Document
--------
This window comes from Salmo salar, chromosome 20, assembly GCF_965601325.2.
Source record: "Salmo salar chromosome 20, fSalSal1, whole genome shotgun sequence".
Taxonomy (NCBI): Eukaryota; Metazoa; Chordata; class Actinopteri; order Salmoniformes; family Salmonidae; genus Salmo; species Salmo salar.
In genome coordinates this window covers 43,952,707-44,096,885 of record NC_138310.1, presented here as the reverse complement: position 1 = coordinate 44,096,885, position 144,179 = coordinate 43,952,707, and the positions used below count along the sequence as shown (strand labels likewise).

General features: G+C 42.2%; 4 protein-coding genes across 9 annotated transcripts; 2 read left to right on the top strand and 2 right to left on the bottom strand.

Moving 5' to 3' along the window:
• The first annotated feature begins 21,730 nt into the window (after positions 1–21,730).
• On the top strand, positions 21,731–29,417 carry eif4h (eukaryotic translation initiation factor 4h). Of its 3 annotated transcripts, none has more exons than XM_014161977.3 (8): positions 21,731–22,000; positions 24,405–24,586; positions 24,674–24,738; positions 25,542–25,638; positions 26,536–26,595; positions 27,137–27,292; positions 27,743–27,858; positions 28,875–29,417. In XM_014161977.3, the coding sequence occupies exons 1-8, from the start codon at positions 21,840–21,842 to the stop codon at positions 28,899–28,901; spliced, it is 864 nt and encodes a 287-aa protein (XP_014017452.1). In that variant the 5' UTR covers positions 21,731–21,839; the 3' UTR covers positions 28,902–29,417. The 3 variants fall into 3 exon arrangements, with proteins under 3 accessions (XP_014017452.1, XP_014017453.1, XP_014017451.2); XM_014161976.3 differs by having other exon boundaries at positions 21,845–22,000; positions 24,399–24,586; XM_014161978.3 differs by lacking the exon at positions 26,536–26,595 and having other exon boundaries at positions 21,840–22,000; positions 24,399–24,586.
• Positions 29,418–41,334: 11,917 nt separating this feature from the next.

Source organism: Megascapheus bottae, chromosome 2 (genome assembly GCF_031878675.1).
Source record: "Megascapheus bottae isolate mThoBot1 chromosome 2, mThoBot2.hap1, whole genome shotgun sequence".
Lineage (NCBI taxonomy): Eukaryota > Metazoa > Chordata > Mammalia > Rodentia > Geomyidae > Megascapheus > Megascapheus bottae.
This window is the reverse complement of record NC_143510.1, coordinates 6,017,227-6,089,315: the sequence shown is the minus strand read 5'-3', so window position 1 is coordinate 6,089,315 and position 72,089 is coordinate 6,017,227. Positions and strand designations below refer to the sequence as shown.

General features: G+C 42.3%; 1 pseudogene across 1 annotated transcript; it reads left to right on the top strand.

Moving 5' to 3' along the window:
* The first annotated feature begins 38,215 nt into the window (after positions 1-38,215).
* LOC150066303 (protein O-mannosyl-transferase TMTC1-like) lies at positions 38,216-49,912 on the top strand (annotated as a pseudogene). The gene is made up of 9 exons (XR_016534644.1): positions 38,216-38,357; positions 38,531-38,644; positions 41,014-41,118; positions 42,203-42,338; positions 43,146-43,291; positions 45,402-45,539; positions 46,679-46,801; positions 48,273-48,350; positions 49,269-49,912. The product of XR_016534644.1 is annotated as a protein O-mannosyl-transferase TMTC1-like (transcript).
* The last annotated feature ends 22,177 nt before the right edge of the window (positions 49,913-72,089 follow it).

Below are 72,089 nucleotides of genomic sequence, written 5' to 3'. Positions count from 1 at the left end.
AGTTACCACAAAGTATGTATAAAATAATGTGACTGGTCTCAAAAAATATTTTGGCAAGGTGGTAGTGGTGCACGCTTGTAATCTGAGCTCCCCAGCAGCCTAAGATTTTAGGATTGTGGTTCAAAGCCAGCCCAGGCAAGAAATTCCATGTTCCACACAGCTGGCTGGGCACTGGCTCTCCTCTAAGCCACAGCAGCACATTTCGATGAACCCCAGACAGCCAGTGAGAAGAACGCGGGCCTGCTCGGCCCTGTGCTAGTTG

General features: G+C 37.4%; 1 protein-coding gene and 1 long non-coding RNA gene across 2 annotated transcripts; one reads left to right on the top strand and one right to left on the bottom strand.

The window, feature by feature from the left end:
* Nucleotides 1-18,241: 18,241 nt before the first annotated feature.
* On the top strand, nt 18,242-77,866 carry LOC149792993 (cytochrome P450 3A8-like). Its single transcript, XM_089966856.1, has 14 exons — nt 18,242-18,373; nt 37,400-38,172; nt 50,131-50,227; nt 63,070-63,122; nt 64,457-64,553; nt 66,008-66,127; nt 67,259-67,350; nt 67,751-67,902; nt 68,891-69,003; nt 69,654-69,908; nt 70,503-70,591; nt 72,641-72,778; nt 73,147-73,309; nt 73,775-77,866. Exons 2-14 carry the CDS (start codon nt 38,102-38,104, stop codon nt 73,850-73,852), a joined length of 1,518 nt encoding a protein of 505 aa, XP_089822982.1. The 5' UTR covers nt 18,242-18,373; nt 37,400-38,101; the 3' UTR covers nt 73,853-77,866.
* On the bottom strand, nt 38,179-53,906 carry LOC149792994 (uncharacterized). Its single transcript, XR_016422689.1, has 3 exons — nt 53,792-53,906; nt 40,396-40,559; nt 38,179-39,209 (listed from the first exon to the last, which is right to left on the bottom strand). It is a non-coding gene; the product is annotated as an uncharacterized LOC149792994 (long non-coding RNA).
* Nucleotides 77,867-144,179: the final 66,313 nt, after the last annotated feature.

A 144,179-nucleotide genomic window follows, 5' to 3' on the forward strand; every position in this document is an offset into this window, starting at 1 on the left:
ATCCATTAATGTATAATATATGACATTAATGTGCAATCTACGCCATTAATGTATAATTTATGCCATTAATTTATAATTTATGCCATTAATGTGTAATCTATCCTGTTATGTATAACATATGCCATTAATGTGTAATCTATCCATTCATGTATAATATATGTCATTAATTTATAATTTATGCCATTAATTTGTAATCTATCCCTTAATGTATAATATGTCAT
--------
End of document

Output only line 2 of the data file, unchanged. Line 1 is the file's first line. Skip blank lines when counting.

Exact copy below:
Source record: "Salmo salar chromosome 20, fSalSal1, whole genome shotgun sequence".